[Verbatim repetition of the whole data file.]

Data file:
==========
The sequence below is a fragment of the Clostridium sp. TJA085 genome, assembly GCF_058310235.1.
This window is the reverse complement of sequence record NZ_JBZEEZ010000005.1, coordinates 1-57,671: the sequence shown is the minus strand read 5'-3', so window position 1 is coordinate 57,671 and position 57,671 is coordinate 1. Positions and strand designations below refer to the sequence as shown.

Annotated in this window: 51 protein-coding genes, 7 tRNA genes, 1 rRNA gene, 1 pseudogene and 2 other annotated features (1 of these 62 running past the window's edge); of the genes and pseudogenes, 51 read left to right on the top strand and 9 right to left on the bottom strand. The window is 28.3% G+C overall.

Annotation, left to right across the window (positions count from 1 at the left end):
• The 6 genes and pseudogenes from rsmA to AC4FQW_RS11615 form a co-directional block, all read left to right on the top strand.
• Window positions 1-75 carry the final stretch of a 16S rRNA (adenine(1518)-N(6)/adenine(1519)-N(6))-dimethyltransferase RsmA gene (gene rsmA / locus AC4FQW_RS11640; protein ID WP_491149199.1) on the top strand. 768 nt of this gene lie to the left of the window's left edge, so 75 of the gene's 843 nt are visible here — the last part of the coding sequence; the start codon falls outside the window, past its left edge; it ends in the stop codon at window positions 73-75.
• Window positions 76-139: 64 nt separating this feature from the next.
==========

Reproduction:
The sequence below is a fragment of the Clostridium sp. TJA085 genome, assembly GCF_058310235.1.
This window is the reverse complement of sequence record NZ_JBZEEZ010000005.1, coordinates 1-57,671: the sequence shown is the minus strand read 5'-3', so window position 1 is coordinate 57,671 and position 57,671 is coordinate 1. Positions and strand designations below refer to the sequence as shown.

Annotated in this window: 51 protein-coding genes, 7 tRNA genes, 1 rRNA gene, 1 pseudogene and 2 other annotated features (1 of these 62 running past the window's edge); of the genes and pseudogenes, 51 read left to right on the top strand and 9 right to left on the bottom strand. The window is 28.3% G+C overall.

Annotation, left to right across the window (positions count from 1 at the left end):
• The 6 genes and pseudogenes from rsmA to AC4FQW_RS11615 form a co-directional block, all read left to right on the top strand.
• Window positions 1-75 carry the final stretch of a 16S rRNA (adenine(1518)-N(6)/adenine(1519)-N(6))-dimethyltransferase RsmA gene (gene rsmA / locus AC4FQW_RS11640; protein ID WP_491149199.1) on the top strand. 768 nt of this gene lie to the left of the window's left edge, so 75 of the gene's 843 nt are visible here — the last part of the coding sequence; the start codon falls outside the window, past its left edge; it ends in the stop codon at window positions 73-75.
• Window positions 76-139: 64 nt separating this feature from the next.